Wednesday, August 6, 2008

Space Camp

My six year old went to a local two-day space camp. The five year old was signed up but a summer bug kept her home. When my six year old was three she knew all of the planets, including newly discovered ones in the Kuiper Belt. For each planet, she knew the about it’s atmosphere, the number of moons it had, it’s color, it’s temperature and anything else I could remember from frantic internet searches.

Being a proud dad, I made her perform like a new dog. Sit, shake hands and tell me what’s longer: Venus’s day or year. At first, I tried to have adults ask her questions about the solar system but nobody in my family knew enough to ask any questions. I put an end to the question and answer period when my mom asked, “Is the moon made out of cheese?” Even at three, my girl knew that was a stupid question. My mom didn’t know.

After awhile, I couldn’t remember any more facts about the solar system. I would look up more facts and stuff my head full of them. By the time we had a chance to talk about all I had learned the facts all fell out of my head. Little bits of information like who was the first person to walk on the moon, how many rings does Saturn have and how wide is Olympus Mons (it’s a mountain on mars) lay littered on the floor of our house. My wife checked out space books from the library for me to look up facts. That didn’t work so well so my wife checked out books for us to read to my daughter. My daughter noticed in one of the books that Olympus Mons (I brought it up in the last sentence on purpose – it’s all coming together now) appeared to be too flat in the picture because NASA claimed it was the tallest mountain in the solar system. You can use that bit of trivia around the dinner table tonight if you want. My daughter had me email NASA to argue the height. She asked the question and I just typed. NASA actually emailed back with facts and figures.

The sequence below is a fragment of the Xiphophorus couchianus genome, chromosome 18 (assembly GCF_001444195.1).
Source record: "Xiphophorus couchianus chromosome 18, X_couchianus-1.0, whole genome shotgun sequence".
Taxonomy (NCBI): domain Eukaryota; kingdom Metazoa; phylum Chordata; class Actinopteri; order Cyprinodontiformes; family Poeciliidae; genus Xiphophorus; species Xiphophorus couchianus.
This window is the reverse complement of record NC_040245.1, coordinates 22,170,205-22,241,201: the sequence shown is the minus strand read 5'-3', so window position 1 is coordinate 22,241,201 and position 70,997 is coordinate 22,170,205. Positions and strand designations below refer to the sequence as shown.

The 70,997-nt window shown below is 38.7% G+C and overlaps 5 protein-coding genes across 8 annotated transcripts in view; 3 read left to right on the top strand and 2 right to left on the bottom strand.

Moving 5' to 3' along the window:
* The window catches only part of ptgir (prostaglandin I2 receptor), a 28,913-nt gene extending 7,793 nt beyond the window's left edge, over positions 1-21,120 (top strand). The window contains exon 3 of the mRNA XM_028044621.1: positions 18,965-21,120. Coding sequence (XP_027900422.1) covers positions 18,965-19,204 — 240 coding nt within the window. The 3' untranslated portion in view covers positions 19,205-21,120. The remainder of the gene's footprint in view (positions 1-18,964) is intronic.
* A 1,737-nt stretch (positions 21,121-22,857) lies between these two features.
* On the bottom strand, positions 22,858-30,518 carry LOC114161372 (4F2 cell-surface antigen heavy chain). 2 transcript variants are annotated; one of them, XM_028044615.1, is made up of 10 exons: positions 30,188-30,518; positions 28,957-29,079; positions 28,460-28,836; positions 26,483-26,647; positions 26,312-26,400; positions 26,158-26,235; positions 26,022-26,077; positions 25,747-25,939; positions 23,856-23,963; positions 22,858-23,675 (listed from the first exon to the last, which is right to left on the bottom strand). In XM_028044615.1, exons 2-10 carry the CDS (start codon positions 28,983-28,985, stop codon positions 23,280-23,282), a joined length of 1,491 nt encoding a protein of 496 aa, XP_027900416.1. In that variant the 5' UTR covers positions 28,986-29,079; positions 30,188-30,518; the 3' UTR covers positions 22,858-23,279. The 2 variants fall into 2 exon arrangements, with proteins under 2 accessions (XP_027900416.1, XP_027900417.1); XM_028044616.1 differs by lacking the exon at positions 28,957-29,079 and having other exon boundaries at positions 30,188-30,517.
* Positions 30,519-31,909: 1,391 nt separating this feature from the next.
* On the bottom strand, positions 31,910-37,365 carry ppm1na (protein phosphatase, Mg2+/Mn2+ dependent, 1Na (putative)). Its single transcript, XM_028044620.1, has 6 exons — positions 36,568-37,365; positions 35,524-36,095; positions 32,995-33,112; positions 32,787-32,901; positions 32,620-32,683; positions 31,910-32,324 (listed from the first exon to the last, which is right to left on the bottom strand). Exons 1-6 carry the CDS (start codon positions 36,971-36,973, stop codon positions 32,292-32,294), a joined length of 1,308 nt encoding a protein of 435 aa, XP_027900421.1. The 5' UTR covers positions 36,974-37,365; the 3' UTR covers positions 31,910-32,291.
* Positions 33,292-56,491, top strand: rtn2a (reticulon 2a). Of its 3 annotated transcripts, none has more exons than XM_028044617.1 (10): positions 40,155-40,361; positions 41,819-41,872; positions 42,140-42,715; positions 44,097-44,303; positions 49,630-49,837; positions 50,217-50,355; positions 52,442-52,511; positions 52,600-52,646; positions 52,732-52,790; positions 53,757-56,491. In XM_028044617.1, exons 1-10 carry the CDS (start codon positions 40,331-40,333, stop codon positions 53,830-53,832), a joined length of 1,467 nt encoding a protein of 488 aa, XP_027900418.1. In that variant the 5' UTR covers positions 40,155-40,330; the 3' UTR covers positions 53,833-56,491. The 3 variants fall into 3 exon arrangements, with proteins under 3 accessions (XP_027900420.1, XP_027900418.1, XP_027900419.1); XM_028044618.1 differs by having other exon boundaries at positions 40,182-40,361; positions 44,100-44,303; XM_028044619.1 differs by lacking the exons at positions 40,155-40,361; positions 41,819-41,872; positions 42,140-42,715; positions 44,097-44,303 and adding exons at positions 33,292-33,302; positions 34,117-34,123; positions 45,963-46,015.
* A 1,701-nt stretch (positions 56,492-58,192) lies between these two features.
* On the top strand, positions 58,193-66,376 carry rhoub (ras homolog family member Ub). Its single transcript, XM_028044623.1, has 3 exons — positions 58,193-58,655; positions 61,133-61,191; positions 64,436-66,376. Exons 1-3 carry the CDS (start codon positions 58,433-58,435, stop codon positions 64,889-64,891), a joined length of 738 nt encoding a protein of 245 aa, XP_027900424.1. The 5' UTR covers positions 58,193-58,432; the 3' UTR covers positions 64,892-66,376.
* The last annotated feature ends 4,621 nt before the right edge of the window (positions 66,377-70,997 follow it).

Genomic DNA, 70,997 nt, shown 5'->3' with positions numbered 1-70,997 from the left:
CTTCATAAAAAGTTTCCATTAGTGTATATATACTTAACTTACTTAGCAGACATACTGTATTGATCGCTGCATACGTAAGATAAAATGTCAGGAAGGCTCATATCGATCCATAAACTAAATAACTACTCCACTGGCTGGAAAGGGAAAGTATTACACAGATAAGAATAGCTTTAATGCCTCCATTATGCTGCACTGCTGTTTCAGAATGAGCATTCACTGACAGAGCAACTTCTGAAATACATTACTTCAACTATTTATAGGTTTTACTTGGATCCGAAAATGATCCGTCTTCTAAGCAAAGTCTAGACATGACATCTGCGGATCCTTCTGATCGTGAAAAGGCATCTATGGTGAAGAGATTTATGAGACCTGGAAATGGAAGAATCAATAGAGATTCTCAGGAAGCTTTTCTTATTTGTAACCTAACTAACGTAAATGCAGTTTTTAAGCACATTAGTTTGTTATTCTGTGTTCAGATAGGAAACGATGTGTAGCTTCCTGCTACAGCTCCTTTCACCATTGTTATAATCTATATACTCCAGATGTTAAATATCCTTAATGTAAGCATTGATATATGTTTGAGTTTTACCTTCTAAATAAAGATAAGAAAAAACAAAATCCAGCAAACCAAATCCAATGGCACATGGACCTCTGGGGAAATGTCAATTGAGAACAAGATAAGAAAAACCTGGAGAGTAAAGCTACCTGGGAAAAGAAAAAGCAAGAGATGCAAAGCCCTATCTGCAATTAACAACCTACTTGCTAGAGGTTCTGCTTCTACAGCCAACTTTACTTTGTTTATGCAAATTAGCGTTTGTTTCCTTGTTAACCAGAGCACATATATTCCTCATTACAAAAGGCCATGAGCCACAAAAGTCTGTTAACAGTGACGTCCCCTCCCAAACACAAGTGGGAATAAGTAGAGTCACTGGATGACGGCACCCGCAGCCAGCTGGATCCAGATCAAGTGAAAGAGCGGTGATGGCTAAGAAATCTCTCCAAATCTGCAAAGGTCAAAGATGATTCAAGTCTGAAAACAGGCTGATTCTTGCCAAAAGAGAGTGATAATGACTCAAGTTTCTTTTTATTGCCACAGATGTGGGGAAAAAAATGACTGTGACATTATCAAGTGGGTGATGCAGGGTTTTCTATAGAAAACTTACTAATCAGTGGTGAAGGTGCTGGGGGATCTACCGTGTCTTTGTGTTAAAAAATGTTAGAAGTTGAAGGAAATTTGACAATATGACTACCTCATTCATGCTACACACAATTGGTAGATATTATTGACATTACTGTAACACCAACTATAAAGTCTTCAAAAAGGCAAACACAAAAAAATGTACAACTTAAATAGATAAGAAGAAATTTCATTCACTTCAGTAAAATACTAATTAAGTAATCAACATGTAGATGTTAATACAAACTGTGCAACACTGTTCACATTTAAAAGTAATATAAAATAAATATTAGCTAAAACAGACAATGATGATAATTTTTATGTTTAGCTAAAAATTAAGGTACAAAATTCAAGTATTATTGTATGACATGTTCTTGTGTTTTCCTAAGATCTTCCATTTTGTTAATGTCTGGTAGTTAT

By five, her interests moved on to Tinker Bell’s fairy friends and much of the planet information was lost. When my wife suggested this space camp, I didn’t think my six year old would be interested but I was wrong. (I should listen to my wife more. I’m not going to but I should). My daughter had designed her own space backpack with radios and keys to get back into the space station. She created a space lab with it’s own rocket on a swivel, just in case the lab needs to fly around. Luckily, this time my daughter can read. Now my wife can check out books for my daughter to read to herself.

6 comments:

The Logisitician said...

Having no children, I have often mused about how much of an education I have missed by not having them. Apart from watching them grow up and such, there is also the other world in which they find themselves involved, which naturally spills over into your world. Additionally, they are exposed to updates in education that we other baby boomers are not exposed to, or interested in keeping up with.

Aaron Brand said...

I hope NASA is still around in 20 years if your daughter is still interested in space by then.

Kavar said...

It's always good to find kids who interested in books and learning about things (for me, it was dinosaurs...I still have a dozen books on them on my shelf). Not enough kids these days are shown the value of knowledge - particularly in books. That sort of interest usually can't be taught be a school, it has to come from the family. I'm just always happy to see parents support their kids and the quest for knowledge.

And I have to say, when you're six, it's the coolest thing in the world to be able to pull out knowledge that the grown-ups don't have.

Aaron Brand said...

I'm glad you got the point I was making though. The government wants too much control in our lives, whether its energy policies, education, housing, or whatever.

Good point about NASA though. Let's just say I hope the space program is still alive and viable; there's so much potential out there. It would probably be best if that became part of the corporate domain as well.

Zombie Money said...

Space camp is awesome :)

Barbara said...

I wished they would have had space camp when I was a kid, but even if they did, they probably wouldn't have allowed girls in. I remember being fascinated by the moon walk. I hope your other daughter gets to go someday.

Barbara
http://ifididnthaveasenseofhumor.blogspot.com/